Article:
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The latest on the Ebola crisis. Plus, reporter Matt Bai on scandal that changed political journalism.
The Lead is profiling Golden Globe nominees this week, in the run-up to Sunday's awards show.
(CNN) - The London premier of "Mandela: Long Walk to Freedom" took place on the same night the anti-apartheid hero died. Some in the audience had heard the news, others had not - so at the end of the film, star Idris Elba and a producer stepped up on stage, and read South African President Jacob Zuma's statement.
"It was just a roomful of mixed emotions," Elba told CNN's "The Lead with Jake Tapper." Elba said he was hit very badly" by Mandela's death, and attended the memorial in South Africa.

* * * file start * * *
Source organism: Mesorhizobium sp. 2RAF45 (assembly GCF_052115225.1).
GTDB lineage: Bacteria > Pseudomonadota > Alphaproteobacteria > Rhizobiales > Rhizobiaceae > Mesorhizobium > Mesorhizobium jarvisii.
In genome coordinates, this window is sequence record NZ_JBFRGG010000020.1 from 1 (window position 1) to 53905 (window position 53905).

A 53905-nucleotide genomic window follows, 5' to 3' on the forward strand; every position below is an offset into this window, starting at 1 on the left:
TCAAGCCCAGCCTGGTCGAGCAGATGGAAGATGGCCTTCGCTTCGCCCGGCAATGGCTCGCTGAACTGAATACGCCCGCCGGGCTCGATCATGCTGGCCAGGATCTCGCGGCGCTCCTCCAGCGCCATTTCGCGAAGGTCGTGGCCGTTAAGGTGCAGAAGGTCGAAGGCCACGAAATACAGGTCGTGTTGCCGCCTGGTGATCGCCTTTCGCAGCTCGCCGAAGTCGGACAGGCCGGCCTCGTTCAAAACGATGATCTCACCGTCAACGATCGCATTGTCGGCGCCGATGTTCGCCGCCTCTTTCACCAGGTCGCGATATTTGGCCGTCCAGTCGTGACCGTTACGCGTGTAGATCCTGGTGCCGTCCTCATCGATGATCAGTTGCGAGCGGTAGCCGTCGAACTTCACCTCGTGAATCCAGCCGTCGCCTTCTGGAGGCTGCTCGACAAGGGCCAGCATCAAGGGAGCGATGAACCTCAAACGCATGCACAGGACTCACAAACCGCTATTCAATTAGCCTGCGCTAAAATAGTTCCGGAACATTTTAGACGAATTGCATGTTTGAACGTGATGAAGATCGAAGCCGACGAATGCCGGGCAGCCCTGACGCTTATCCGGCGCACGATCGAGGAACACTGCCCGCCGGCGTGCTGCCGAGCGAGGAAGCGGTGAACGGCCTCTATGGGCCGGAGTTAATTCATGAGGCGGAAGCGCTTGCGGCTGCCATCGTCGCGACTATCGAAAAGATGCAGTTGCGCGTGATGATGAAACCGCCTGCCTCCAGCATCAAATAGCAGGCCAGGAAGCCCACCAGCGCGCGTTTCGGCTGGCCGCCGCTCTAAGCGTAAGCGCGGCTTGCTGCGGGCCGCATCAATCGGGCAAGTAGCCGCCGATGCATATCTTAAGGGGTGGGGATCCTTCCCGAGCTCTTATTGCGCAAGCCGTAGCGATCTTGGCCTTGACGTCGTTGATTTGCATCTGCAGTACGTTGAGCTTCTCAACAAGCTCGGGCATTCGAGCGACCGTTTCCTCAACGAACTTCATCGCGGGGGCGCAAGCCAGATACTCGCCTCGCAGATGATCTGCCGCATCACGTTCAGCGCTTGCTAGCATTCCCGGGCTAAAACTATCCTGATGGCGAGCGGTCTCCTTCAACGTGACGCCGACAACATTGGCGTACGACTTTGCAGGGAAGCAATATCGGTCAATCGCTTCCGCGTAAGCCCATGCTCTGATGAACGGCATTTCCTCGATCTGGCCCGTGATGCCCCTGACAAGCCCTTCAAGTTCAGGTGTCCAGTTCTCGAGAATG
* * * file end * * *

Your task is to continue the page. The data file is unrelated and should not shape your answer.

While the British actor is nominated for two best actor Golden Globes - one for "Mandela," and another for the BBC TV series "Luther" - he isn't exactly preoccupied with preparing speeches for Sunday's awards.
"I'm in the 'wing it' category," said Elba, with a laugh.
Preparing for the role of Mandela, Elba spent a night in Robben Island, the South African prison where Mandela spent 18 years of his life imprisoned. The actor said he did it to try and understand the feeling of having one's freedom taken away, and to get a feel for the logistics and characteristics of the prison.
"It was definitely very tough," said Elba. "It's a cold, damp, haunted place."
In the U.S., Elba is probably best-known for playing "Stringer Bell" in HBO's "The Wire" - a bad guy, though one with some complexity.
Asked which is more fun to play - the hero of the anti-hero, Elba went with the latter.
"It's really more interesting to layer someone who's an anti-hero with personality traits that are likable," said Elba. "That's what I enjoy doing the most."
There is a movement online and abroad to have Elba play the next James Bond.
"It would be such an honor," said Elba. "What do we have to do here? We have to wear a beautiful suits, drive nice cars, chase bad guys, and date beautiful women? I don't know, sounds good to me."